NetWellness is a global, community service providing quality, unbiased health information from our partner university faculty. NetWellness is commercial-free and does not accept advertising.
Friday, January 20, 2017
Pins and Needles and Nightmares
I have noticed that when I wake up from a nightmare that I have pins and needles...or numbness in my legs. Why is it only after a nightmare? Is the poor circulation causing the nightmares?
Thank you for visiting NetWellness. On this site, we try to answer general questions about sleep disorders but cannot diagnose or recommend specific treatment. You appear to have a very specific question that can only be answered properly by a physician who performs a full history and physical exam during an office visit. In addition, laboratory tests and possibly sleep studies may need to be performed to accurately diagnose your condition. Having said that, I will try to answer you question as best I can with the information provided.
The symptoms describe may be nothing more than some of the phenomenon associated with nightmares. However, there are multiple other conditions that can cause the symptoms you describe and these include the following (though these lists are not exhaustive):
- Nightmares: nightmare disorder, other primary sleep disorders causing nightmares [sleep deprivation, narcolepsy (sleep attacks), night terrors (usually only in young children), sleep apnea], various medications [some antidepressants and antibiotics, beta-blockers (heart/blood pressure medication), montelukast (an asthma/allergy medication)], substance abuse and psychiatric disorders [PTSD (post traumatic stress disorder), anxiety]. Of note, we would not expect poor circulation to cause nightmares.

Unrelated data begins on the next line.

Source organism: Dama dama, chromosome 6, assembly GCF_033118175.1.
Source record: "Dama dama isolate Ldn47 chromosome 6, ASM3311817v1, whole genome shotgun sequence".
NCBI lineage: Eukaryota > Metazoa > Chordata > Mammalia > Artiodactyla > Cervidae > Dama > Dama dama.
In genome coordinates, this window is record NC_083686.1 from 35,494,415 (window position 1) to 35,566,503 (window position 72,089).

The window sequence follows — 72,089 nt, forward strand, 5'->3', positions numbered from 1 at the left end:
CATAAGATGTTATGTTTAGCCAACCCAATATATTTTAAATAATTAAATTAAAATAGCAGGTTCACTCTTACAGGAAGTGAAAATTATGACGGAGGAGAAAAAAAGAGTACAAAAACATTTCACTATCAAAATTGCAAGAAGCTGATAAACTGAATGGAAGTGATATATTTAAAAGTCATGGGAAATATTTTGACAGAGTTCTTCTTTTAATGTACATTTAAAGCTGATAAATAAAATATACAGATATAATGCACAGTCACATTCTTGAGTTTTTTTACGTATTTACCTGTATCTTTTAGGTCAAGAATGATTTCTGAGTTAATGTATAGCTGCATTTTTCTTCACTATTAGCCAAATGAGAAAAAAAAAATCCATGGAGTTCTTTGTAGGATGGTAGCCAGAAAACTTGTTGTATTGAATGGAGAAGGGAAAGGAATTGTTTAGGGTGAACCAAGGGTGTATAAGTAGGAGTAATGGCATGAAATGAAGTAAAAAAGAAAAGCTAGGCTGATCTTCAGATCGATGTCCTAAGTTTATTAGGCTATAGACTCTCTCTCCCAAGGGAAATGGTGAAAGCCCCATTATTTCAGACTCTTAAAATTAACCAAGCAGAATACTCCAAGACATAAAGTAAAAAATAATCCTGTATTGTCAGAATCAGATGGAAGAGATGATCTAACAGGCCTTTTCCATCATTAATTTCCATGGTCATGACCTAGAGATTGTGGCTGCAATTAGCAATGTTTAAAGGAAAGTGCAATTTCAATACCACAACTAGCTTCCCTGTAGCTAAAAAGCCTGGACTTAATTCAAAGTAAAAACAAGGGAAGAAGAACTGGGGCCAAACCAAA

- Pins and needles (P&N) or paresthesias: temporary P&N could be due to prolonged immobility such as one would see during long periods of REM sleep (dream sleep or rapid eye movement sleep - the part of sleep where one is unable to move and when one typically dreams) or during sleep paralysis spells if narcolepsy was the underlying disorder; neuropathy (nerve damage - the symptoms would likely be present throughout the day), various metabolic problems (such as anemia, abnormal thyroid or parathyroid function) or fibromyalgia - just to name a few
- Numbness: determining the cause of this symptom really depends on the clinical history, and the duration and persistence of the symptom - causes include arthritis, nerve disease, multiple sclerosis, peripheral vascular disease, and kidney failure to name a few. Again, poor circulation does not usually present with numbness in the extremities at night. Usually, with vascular disease, the symptoms first appear with exertion, and are not associated with sleep.
So as you can see there are a number of causes for each symptom and perhaps in your situation there may be a single diagnosis to explain all the symptoms. I encourage you to discuss your symptoms with your primary care physician. A referral to a sleep specialist in your area may be needed to help clarify the cause of the problem.
I hope this helps and thanks again for using NetWellness.
Steven Kadiev, MBBCh
College of Medicine
The Ohio State University